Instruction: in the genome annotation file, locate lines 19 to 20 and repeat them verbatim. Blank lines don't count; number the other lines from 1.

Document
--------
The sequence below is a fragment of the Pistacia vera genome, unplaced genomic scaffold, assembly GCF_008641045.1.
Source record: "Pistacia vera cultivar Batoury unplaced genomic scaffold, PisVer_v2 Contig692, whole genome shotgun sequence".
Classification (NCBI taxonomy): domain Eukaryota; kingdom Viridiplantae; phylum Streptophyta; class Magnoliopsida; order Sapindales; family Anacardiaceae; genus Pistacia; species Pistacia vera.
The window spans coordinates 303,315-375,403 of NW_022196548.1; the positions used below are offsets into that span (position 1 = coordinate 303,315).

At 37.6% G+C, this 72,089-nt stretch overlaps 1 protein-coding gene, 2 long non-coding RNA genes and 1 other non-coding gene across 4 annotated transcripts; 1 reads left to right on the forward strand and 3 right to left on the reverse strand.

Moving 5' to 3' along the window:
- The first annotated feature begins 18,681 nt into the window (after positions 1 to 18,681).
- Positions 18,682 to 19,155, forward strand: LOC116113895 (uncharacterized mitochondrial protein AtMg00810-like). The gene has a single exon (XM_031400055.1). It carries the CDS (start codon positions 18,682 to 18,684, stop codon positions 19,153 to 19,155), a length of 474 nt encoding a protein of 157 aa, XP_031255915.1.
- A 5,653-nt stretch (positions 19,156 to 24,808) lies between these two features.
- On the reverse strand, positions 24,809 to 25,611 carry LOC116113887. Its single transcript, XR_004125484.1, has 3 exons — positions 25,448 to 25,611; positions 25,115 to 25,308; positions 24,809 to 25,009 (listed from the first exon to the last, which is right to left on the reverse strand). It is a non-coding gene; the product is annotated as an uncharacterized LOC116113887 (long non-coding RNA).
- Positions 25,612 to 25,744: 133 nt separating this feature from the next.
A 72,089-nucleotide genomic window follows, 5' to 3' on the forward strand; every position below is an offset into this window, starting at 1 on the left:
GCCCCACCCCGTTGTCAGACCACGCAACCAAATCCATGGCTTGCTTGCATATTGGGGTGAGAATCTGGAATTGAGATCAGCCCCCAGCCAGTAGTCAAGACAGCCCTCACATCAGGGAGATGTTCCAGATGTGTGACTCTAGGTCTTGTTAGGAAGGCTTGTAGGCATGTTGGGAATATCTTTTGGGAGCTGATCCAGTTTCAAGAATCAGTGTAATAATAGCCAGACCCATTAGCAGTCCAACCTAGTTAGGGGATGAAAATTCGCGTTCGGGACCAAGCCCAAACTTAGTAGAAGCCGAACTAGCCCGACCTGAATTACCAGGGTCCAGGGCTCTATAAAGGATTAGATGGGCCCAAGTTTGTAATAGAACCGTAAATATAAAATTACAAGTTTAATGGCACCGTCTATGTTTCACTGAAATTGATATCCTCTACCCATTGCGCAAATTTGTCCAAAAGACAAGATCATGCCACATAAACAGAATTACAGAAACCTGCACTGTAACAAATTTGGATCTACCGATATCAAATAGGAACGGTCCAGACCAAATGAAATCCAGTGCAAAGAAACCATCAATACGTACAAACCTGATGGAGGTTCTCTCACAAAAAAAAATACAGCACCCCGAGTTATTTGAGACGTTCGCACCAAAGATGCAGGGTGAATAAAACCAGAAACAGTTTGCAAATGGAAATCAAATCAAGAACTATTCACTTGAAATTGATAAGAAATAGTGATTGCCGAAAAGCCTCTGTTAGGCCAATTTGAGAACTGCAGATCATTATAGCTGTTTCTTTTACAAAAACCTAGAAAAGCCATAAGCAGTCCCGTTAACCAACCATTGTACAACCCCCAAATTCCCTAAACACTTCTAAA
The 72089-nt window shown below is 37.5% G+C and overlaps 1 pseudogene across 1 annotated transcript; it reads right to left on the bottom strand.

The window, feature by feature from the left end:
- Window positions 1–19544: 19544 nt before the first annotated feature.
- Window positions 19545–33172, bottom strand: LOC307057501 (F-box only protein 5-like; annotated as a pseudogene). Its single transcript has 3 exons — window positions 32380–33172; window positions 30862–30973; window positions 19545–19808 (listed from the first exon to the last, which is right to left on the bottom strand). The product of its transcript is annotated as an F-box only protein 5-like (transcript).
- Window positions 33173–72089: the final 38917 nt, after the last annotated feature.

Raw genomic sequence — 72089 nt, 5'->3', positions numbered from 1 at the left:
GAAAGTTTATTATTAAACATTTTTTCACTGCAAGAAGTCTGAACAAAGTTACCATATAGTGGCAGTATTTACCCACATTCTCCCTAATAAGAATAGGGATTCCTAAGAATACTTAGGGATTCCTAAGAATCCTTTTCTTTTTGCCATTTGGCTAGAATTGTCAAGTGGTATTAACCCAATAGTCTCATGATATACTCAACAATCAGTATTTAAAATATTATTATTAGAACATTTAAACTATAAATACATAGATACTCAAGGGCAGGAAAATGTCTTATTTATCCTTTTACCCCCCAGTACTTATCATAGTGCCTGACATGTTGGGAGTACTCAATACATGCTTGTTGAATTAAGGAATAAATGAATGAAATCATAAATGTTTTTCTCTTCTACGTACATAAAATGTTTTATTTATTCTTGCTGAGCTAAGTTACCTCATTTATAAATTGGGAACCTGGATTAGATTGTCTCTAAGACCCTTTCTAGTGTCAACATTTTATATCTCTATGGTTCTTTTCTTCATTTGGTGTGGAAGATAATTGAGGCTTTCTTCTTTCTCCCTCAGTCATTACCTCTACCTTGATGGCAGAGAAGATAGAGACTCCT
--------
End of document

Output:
Raw genomic sequence — 72089 nt, 5'->3', positions numbered from 1 at the left:
GAAAGTTTATTATTAAACATTTTTTCACTGCAAGAAGTCTGAACAAAGTTACCATATAGTGGCAGTATTTACCCACATTCTCCCTAATAAGAATAGGGATTCCTAAGAATACTTAGGGATTCCTAAGAATCCTTTTCTTTTTGCCATTTGGCTAGAATTGTCAAGTGGTATTAACCCAATAGTCTCATGATATACTCAACAATCAGTATTTAAAATATTATTATTAGAACATTTAAACTATAAATACATAGATACTCAAGGGCAGGAAAATGTCTTATTTATCCTTTTACCCCCCAGTACTTATCATAGTGCCTGACATGTTGGGAGTACTCAATACATGCTTGTTGAATTAAGGAATAAATGAATGAAATCATAAATGTTTTTCTCTTCTACGTACATAAAATGTTTTATTTATTCTTGCTGAGCTAAGTTACCTCATTTATAAATTGGGAACCTGGATTAGATTGTCTCTAAGACCCTTTCTAGTGTCAACATTTTATATCTCTATGGTTCTTTTCTTCATTTGGTGTGGAAGATAATTGAGGCTTTCTTCTTTCTCCCTCAGTCATTACCTCTACCTTGATGGCAGAGAAGATAGAGACTCCT